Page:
Nokia, once the world’s biggest maker of mobile phones, plans to start designing and licensing handsets again once an agreement with partner Microsoft allows it to in 2016, its chief executive told Germany’s Manager Magazin.
“We will look for suitable partners,” Rajeev Suri said in an interview published on Thursday. “Microsoft makes mobile phones. We would simply design them and then make the brand name available to license.”
So Nokia will design the handsets, and an interested party would pay for the manufacturing and the brand name. Basically, it’s tight risk management by Nokia. Why? – remember the Product Factors / Business System Factors from yesterday (here)? Even if you have a great product, if you don’t have (most of) the Business System Factors — consumer installed base, developer base, brand, distribution channels, marketing budget — you know it’ll be an uphill (nearly impossible) slog.
Here’s the dilemma, as I laid it out yesterday:
If you’re a smaller smartphone maker, and you stumble upon a killer feature […] what do you do? Meaning, you could launch it, get some modest uplift in sales, and then watch your (larger) competitors copy its best elements. And then what? Or you could sit on it. And then what? (Assume licensing is not an option […].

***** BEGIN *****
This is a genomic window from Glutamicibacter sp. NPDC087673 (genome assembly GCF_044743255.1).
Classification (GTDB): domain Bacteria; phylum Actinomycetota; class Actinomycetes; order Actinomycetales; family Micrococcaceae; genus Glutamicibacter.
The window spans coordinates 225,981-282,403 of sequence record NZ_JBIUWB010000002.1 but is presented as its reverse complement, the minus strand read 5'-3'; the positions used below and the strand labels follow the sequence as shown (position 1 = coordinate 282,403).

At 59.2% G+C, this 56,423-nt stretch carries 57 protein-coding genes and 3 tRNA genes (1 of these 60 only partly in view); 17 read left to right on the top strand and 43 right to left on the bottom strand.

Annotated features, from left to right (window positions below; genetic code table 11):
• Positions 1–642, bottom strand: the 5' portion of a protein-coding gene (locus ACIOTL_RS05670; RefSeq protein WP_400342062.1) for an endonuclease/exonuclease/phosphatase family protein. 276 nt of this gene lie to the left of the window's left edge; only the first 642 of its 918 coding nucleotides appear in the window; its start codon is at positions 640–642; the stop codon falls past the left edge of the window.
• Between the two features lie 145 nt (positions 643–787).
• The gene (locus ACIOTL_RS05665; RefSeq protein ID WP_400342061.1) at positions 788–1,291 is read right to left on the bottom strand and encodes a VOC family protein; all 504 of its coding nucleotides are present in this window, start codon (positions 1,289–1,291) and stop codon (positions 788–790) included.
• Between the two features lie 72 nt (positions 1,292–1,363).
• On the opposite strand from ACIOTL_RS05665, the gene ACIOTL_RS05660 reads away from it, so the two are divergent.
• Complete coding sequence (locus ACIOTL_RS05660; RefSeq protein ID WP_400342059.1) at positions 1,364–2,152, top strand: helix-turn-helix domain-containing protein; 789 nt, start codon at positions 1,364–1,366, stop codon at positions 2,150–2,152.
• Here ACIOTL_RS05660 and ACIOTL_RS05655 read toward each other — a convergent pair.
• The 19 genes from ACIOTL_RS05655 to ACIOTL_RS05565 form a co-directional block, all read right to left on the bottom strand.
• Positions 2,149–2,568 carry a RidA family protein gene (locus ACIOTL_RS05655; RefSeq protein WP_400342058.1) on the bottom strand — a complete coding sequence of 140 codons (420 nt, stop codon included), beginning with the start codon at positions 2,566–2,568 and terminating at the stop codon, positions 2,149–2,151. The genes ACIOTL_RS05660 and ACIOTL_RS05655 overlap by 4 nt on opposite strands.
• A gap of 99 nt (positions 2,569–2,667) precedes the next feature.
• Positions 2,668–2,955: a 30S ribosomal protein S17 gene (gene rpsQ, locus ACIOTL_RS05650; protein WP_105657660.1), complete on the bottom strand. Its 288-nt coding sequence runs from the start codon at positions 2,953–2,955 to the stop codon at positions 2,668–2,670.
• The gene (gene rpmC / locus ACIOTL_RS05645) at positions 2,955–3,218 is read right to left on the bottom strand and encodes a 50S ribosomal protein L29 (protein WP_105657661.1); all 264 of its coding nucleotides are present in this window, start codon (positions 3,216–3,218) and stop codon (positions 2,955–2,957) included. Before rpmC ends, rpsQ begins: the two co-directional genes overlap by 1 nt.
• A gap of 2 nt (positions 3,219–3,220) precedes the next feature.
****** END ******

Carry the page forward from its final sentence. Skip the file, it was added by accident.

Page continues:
For Nokia, licensing is a decent option. It’s the way to have unique hardware (in performance, or in ability to reach a low-price cost-effectively) and to still profit from the innovation, even if Nokia itself can’t reach consumers. It also allows Nokia to act with a fairly small staff (see question #2 (Talent) in the earlier post I wrote on Nokia’s potential return.) But, it’s not a path to self-determination, even if that’s a hope for one or two steps from now. As I mentioned in yesterday’s post, there’s really no good answer.
It’ll be very interesting to see who Nokia works with. It’ll either be a low-cost competitor, or one that’s made the tough choice to go dual-brand (whether split by region or by tier). It will be equally interesting to see if Nokia adjusts its strategy in the coming years.